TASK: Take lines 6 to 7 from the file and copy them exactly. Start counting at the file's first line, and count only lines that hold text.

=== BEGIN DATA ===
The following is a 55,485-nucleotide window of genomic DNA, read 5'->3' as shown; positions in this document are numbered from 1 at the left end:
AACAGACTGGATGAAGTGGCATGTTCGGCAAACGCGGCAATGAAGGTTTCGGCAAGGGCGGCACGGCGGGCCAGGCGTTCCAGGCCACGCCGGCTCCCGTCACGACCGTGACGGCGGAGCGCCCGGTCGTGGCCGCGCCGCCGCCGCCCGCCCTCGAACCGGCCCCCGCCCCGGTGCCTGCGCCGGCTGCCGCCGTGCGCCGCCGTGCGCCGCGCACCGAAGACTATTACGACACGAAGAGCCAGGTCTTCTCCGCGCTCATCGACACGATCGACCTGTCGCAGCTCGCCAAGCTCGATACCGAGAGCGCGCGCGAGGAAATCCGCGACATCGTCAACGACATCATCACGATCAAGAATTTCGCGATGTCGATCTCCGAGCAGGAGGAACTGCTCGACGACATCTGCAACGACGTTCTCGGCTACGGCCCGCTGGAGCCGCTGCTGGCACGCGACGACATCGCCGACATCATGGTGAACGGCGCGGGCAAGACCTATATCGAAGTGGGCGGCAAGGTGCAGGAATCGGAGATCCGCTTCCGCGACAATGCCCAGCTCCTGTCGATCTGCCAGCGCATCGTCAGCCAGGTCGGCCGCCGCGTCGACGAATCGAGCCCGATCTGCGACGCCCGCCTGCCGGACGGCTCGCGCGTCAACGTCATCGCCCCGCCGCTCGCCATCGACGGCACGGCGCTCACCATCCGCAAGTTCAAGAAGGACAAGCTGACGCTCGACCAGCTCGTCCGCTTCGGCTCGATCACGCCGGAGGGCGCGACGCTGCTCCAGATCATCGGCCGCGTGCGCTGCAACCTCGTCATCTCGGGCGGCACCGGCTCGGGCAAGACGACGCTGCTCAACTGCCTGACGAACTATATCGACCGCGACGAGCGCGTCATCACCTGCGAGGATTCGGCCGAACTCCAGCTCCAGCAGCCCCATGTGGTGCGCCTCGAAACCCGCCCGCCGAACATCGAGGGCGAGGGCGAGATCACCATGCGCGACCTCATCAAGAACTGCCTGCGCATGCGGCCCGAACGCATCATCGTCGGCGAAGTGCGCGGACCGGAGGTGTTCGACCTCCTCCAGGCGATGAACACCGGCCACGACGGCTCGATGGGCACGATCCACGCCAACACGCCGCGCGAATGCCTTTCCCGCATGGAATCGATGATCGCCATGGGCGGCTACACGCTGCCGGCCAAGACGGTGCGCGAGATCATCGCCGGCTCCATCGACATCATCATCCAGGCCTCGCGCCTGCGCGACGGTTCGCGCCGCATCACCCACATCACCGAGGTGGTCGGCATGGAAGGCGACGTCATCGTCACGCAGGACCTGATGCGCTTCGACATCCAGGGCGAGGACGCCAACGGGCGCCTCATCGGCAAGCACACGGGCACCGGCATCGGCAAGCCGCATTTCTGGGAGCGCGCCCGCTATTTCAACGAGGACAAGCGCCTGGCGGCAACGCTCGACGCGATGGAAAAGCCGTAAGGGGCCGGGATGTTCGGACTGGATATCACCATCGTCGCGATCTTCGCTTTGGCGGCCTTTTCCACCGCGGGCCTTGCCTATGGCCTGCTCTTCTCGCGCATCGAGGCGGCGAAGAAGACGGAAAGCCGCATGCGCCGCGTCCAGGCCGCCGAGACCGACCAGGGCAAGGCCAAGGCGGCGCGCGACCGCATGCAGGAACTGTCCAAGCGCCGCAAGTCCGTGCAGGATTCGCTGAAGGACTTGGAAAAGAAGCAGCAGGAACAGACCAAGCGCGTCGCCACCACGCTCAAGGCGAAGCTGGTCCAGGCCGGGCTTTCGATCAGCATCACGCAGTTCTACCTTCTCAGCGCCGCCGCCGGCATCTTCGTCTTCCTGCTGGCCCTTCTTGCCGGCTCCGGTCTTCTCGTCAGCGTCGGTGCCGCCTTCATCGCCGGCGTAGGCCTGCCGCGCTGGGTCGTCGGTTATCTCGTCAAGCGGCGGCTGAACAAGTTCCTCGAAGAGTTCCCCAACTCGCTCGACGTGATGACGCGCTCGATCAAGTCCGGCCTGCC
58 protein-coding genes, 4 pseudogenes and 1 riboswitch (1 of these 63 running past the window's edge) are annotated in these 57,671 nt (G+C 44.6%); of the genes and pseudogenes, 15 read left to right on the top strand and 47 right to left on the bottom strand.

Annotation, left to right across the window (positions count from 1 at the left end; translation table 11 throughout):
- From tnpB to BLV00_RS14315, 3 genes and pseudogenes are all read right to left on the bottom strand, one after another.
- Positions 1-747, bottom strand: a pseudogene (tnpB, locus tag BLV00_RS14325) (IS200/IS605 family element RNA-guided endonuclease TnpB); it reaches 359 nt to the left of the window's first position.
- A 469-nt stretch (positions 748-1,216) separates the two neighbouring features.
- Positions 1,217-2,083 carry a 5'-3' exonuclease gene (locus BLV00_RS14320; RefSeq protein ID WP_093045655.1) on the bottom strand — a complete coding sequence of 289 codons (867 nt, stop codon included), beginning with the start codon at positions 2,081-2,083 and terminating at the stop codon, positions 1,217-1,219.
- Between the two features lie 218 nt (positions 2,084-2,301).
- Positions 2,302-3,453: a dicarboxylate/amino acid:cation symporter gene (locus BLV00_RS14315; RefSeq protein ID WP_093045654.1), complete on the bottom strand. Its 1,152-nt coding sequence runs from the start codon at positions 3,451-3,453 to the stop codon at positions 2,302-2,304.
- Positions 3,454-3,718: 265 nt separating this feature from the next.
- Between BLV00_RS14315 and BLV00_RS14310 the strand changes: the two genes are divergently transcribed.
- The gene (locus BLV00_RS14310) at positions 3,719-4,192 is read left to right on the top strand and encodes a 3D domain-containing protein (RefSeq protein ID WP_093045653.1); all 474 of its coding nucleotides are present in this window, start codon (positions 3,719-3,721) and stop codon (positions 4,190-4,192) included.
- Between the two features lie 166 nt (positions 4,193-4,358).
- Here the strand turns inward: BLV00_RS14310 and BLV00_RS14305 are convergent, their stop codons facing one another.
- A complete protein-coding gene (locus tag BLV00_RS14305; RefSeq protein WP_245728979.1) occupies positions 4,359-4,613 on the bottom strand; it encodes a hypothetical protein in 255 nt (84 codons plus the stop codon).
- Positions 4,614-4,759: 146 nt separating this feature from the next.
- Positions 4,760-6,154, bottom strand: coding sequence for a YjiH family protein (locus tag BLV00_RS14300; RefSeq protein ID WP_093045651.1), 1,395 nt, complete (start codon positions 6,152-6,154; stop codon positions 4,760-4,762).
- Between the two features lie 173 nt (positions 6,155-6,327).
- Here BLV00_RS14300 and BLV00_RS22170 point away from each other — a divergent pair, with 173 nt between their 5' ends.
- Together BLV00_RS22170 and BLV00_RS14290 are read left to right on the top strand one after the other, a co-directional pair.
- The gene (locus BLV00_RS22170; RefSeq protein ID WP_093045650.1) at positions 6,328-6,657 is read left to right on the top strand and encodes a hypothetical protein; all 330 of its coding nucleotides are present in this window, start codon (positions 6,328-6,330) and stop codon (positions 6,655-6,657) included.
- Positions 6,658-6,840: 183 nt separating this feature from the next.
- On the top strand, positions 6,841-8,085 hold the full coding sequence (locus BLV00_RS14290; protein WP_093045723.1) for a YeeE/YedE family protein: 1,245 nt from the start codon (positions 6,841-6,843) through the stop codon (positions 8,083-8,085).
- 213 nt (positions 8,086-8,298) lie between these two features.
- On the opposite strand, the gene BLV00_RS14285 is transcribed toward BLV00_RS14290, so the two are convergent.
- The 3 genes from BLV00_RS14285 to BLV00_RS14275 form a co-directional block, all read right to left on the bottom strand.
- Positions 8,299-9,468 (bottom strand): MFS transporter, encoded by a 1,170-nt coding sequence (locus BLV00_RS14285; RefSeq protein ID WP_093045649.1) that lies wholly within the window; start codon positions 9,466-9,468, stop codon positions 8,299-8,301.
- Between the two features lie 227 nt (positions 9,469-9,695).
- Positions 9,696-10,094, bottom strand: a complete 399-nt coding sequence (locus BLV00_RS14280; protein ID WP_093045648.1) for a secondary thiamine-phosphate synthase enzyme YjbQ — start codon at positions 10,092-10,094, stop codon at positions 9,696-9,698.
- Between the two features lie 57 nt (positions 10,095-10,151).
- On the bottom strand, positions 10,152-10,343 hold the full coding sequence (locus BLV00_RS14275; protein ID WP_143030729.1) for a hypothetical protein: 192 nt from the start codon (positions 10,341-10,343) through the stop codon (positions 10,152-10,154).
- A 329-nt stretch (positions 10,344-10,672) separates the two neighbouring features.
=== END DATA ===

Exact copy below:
- Positions 1-747, bottom strand: a pseudogene (tnpB, locus tag BLV00_RS14325) (IS200/IS605 family element RNA-guided endonuclease TnpB); it reaches 359 nt to the left of the window's first position.
- A 469-nt stretch (positions 748-1,216) separates the two neighbouring features.